• 1 1
 @theshortestcharles: the vast majority will still call a faux bar a four bar.
  • 5 2
 @DavidGuerra: if you want to communicate with people, you need to use the vocabulary of your audience. Unified rear triangle has a very, very specific meaning in the mountain bike world.

Besides that, your engineering is way off. This design has very little in common with VPP. Your analysis of pivot locations also does not reflect generally understood engineering principles.
  • 1 2
 @hamncheez: What I meant with unified rear triangle was a unified rear triangle. The vocabulary is English. As for your other comments, what can I say? You are mistaken and/or confused. I made no analysis of pivot locations, I made no analysis of VPP. I simply reported facts, which you seem to have confused or misunderstood.
  • 1 2
 @hamncheez: Also, my input was regarding the rigidity of the rear end. What do you have to offer? Invalidating others in an attempt to appear knowledgeable doesn't really require nor display knowledge, on the opposite!
  • 1 2
 @hamncheez: If you want to counter what I wrote you will have to find a way to defend the rear triangle rigidity of bikes with a pivot near the rear axle. What bike do you bring to the table for this?
  • 1 2
 @hamncheez: "This design has very little in common with VPP" Very ignorant comment! Only single pivot bikes don't have a virtual pivot point (that doesn't coincide with a physical pivot point)!
  • 1 3
 @hamncheez: "Your analysis of pivot locations also does not reflect generally understood engineering principles" No, it looks like it's you who doesn't understand basic physics principles!
  • 4 0
 @DavidGuerra: First...breath.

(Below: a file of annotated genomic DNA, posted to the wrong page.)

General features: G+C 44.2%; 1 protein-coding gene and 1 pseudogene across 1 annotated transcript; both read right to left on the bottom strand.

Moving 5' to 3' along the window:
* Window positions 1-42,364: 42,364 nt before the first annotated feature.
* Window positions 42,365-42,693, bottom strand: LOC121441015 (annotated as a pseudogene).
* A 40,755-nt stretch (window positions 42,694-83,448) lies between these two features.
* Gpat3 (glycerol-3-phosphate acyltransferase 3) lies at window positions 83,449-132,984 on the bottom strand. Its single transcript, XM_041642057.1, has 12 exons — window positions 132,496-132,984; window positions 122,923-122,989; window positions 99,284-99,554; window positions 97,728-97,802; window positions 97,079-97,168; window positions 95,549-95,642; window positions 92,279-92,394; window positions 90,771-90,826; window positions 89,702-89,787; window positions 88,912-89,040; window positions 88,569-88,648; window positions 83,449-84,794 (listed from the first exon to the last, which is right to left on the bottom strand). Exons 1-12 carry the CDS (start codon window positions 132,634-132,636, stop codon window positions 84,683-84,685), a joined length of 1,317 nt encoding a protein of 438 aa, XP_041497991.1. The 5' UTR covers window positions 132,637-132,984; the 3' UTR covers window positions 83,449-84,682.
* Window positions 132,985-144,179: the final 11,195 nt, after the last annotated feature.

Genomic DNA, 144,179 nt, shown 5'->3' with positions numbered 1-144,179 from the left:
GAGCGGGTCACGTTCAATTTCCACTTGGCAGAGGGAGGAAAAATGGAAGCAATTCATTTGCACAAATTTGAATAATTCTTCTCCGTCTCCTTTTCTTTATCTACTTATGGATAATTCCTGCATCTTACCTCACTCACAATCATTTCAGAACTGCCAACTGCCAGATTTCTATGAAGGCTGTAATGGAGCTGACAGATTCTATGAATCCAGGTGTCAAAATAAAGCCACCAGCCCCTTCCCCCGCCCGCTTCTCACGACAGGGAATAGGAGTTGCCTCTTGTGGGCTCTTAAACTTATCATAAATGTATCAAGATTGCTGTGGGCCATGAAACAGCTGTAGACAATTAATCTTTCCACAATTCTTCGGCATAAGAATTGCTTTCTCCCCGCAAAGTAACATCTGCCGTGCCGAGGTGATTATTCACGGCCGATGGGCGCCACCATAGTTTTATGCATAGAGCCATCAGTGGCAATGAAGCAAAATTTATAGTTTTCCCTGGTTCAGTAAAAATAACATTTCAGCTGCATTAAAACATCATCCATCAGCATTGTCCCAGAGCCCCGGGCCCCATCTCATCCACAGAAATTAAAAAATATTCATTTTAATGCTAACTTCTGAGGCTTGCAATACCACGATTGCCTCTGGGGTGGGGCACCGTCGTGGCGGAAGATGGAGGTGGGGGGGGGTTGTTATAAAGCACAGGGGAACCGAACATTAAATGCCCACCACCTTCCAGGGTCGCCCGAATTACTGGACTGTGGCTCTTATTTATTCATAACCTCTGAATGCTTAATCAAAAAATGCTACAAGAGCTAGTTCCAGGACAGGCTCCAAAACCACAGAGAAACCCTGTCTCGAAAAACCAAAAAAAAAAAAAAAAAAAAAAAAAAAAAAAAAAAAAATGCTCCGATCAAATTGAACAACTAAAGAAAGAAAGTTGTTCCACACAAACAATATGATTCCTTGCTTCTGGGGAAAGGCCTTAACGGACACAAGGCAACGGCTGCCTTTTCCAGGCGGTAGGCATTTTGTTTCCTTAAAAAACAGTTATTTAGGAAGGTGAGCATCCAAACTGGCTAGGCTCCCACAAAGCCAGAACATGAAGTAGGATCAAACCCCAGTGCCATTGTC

Not sure how long you've been riding, but "URT" has bad connotations. The design sucks...maybe ok for a hybrid or city bike, but you basically cancel out the suspension the moment you stand up.
I get what you are referring to...but I think dual link is a better term for VPP. DW-link, Maestro, etc where the where is a solid triangle connected to the front triangle by a pair of short(ish) links, one of which also drives the shock.


PS - visited Portugal in 2019 and it was amazing...I want to rider there badly...
  • 1 3
 @ReformedRoadie: The original VPP was like a FSR with an extra link at the bottom, next to the bottom bracket. Then the patent was bought by Santa Cruz and the design evolved into this unified rear triangle thing, a much superior implementation, first because it has one less pivot, and second because there is this whole rear part, which I am calling an unified rear triangle because that's what it is. It is described by those words, but of course it can be described by other words, do you have a suggestion? By it I mean a whole piece that contains the chainstays and seatstays and in which both are connected by an extra bar that is soldered to them or part of the same carbon weave. This is the great virtue of this VPP implementation over the typical 4-bar like Horst link, FSR etc., the existence of a whole rigid part, much more solid than individual segments connected by bearings. This is also the VPP implementation that is almost universally used, and many people associate VPP with that, however things are more complex than that because VPP actually means virtual pivot point, and only on single pivot points does the rear axle rotate around a point that is also a physical pivot point. So every other bike is actually a VPP bike. And the bike on this article is an interesting bridge between the ubiquituous contemporary VPP design, and the VPP designs that aren't actually called VPP (even though they also have a virtual pivot point). In all three designs, there is a "rear triangle", which is a single piece containing the rear axle and which is connected to the frame by two links, one at the top of the seatstays and the other at the chainstays. The difference is the position of the bottom link along the chainstays. In the typical 4-bar, it's at the end of the chainstays, so the bottom link to the frame is actually the chainstays, in the typical VPP system it's at the "beggining" of the chainstays, so the chainstays are part of the "rear triangle" (as I'm calling it here), and in this system it's in the middle of the chainstays, so one half of the chainstays is part of the "rear triangle" and the other half is the link to the frame. They are all VPP designs that follow this basic implementation rule: a "rear triangle" that is unified (see, I'm not actually calling it a "unified rear triangle", happy?), that is connected to the frame by two links. The movement of the rear axle is dictated by the positioning of these two links, their lenght in relation to one another, etc.